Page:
All conflict is caused by the unconsciousness mind. The reason is because our brains default to a fear response system when we encounter something that puts us in the conflict. Unless we consciously choose to resolve the conflict, we will end up fighting.
When we are in conflict we are typically unaware of other perspectives and other information. Because we are unconscious about this, we make assumptions and evaluations that are based on incomplete information. We need to expand the amount of information we have to work with. As we do that, our consciousness expands and the ability to look at the dispute from a broader perspective occurs. Thus, conflict management is a process of expansion of consciousness.
Conflict always involves uncomfortable emotions. Fear, anger, anxiety, frustration, and hostility are normal feelings experienced in conflict. Shifting from conflict to peace can be an exercise in gaining higher consciousness as we learn to be present in the moment with what we are feeling. When conflict feelings are ignored or repressed, the opportunity for a higher consciousness is lost. However, those feelings have not disappeared. They will reappear in another conflict and present a new opportunity for growth. Conflict feelings will continue to arise until they are confronted, acknowledged, and accepted. At that moment, they will disappear and leave space for the next, deeper layer of emotions to surface and be released. Conflict is therefore an essential part of that growth.
In the context of conflict resolution, consciousness occurs at two levels. I am feeling anxiety, and I am unconscious about it, I will probably be unconsciously reactive in a conflict. My anxiety will cause me to either run or fight. If I am conscious however I will be aware of my anxiety and I will be able to acknowledge it. Without resisting the anxiety and by simply sitting with the anxiety, it will slowly dissipate and go away. I thus have made a choice to be conscious of my anxiety, which allows me to choose a peaceful means of resolving the dispute rather than running from it or fighting it. With inner consciousness, we become aware of our internal states and make conscious choices regardless of what the states are.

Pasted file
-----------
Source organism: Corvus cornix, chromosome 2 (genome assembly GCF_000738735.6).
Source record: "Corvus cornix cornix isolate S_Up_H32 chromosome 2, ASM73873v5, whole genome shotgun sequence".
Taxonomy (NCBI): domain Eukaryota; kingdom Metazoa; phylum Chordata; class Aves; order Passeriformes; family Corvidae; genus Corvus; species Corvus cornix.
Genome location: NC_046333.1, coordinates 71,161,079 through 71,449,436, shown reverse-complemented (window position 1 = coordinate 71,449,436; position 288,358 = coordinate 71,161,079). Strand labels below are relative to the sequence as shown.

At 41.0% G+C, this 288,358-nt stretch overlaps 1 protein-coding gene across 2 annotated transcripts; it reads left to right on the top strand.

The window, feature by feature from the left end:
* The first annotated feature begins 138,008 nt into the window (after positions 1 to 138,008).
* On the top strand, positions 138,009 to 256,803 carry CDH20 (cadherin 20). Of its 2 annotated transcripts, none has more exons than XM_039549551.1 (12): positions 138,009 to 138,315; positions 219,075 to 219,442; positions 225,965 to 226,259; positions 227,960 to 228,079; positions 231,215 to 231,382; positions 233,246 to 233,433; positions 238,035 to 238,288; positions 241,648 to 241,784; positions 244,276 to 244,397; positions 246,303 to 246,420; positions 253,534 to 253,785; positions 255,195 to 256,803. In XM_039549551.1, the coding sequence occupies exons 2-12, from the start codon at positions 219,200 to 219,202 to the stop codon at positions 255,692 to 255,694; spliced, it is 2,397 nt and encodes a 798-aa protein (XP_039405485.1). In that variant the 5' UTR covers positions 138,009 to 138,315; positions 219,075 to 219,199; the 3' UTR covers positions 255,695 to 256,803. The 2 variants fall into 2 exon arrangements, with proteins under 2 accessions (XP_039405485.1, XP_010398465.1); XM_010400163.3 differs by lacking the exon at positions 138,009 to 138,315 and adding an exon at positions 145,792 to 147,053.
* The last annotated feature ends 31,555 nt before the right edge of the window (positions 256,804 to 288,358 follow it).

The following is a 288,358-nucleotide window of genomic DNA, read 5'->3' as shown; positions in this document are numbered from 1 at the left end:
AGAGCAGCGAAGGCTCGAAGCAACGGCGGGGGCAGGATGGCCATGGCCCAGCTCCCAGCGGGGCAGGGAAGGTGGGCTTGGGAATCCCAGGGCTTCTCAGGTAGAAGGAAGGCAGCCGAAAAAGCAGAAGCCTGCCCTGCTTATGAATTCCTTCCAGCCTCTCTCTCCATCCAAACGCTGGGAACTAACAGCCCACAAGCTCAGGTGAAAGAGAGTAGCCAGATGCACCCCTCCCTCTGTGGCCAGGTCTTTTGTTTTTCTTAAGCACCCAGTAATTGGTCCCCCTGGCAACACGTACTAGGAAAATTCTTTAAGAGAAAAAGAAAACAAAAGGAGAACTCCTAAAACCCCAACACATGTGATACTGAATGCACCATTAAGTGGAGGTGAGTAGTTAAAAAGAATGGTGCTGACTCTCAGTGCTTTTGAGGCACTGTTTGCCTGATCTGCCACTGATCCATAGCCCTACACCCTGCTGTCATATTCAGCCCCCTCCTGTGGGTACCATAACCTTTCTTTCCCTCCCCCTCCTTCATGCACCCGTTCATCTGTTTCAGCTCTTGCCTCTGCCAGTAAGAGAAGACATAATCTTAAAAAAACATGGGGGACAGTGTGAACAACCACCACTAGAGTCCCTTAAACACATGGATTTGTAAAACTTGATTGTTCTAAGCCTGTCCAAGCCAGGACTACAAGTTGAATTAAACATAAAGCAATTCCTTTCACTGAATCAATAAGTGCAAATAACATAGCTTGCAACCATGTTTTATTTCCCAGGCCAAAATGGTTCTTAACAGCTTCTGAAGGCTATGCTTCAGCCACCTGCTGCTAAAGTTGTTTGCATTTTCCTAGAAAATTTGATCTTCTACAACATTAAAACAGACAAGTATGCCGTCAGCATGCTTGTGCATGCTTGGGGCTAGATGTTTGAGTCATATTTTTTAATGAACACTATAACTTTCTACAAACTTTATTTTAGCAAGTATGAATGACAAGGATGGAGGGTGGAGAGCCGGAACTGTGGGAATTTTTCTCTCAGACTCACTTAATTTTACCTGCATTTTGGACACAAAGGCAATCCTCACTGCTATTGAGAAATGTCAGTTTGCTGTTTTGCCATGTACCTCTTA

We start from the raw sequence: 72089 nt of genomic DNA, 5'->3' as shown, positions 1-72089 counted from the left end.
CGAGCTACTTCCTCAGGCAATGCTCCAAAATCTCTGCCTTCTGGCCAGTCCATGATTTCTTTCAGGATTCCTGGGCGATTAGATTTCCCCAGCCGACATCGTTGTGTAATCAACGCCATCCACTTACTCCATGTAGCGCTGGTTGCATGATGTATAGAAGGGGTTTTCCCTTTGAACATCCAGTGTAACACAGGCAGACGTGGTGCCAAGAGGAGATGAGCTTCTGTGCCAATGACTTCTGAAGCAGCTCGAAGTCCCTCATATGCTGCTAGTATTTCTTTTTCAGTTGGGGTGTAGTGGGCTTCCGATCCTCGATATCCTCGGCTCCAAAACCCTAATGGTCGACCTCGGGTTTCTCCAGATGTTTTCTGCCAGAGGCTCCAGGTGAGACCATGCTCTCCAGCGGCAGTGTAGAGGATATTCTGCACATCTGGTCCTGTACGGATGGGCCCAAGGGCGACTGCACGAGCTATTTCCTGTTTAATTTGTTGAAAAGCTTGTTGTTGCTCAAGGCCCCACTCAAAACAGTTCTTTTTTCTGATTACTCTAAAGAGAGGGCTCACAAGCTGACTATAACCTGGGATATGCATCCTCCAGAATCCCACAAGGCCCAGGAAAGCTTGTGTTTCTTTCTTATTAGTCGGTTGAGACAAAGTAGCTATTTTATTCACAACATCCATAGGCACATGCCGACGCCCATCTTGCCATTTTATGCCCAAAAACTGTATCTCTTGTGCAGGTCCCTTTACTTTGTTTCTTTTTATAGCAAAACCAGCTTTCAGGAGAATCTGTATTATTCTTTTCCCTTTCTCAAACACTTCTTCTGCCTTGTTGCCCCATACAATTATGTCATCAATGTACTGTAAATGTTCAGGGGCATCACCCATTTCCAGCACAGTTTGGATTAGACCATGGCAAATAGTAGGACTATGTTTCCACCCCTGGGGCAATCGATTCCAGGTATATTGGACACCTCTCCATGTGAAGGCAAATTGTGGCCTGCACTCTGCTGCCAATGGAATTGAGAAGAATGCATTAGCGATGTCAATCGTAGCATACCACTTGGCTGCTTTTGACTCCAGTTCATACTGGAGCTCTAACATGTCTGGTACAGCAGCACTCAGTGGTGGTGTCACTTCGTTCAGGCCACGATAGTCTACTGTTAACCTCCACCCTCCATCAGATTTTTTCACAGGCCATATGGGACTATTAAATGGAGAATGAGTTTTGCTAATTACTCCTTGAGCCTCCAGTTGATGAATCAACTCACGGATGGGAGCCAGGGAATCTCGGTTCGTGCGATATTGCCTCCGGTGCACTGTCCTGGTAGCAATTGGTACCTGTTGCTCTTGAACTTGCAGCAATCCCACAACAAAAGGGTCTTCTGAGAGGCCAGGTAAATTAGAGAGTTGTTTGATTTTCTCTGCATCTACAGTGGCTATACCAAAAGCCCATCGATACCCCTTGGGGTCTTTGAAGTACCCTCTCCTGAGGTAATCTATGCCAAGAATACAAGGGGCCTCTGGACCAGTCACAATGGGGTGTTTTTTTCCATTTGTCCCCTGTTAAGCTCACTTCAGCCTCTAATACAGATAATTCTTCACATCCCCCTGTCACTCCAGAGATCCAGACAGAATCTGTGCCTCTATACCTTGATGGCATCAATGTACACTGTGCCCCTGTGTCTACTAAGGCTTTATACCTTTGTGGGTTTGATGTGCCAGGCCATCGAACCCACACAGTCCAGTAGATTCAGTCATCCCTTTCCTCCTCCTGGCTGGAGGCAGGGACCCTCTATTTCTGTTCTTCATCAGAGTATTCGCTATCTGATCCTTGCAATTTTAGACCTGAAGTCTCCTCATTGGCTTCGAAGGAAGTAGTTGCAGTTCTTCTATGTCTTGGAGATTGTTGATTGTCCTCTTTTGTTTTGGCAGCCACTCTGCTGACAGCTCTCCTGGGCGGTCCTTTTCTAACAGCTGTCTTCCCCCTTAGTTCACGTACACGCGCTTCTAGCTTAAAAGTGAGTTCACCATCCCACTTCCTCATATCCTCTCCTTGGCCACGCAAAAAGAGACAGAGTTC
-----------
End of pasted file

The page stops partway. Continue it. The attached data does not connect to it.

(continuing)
Surprisingly, conflict is good because it tells us that there is something that needs to be changed. In addition, conflict pushes us to be innovative, changing things that need improvement for the better. The problem with conflict is how we approach it. If we approach conflict from an unconscious perspective, too easily conflict can become destructive. The fear response system in our brains, if left in default mode, will compel us to freeze, flee, or fight. This can be very destructive mentally and/or physically. On the other hand, conflict can be very constructive if we are conscious about it. If we realize that there is a conflict between us, and we can consciously choose a peaceful process. We can constructively choose a number of ways to resolve a potentially destructive situation. The key is being conscious about the conflict. Unconscious conflict is destructive; conscious conflict is constructive.
The destructive consequences of a conflict situation can be avoided. Our fear response system is triggered by something in our physical or emotional environment. Sometimes we are aware of what that trigger is, but most of the time are not. When you feel conflict emotions, such as anxiety, fear, aggression, or anger, you will note that you have been triggered. The problem is that as soon as our brain starts to generate these feelings, it looks for a cause. We unconsciously blame or attribute cause to the nearest likely object. Typically, that is another human being nearby. Again, because our fear response system is completely unconscious, we begin reacting against this person without conscious thought by accusing, planning, running, avoiding, or engaging in some other nonproductive conflict behavior. In the short term, the best way to get out of this cycle, is to change environment immediately. This means taking a walk, for instance, to remove triggers from our sensory environment. In the longer term, great success is found by reprogramming our brain through internal practices such as meditation. In addition physical exercise can help desensitize the fear response system, thereby generating a compassion response instead of a conflict response.
Adapted from a blog by Douglas Noll, Lawyer to Peacemaker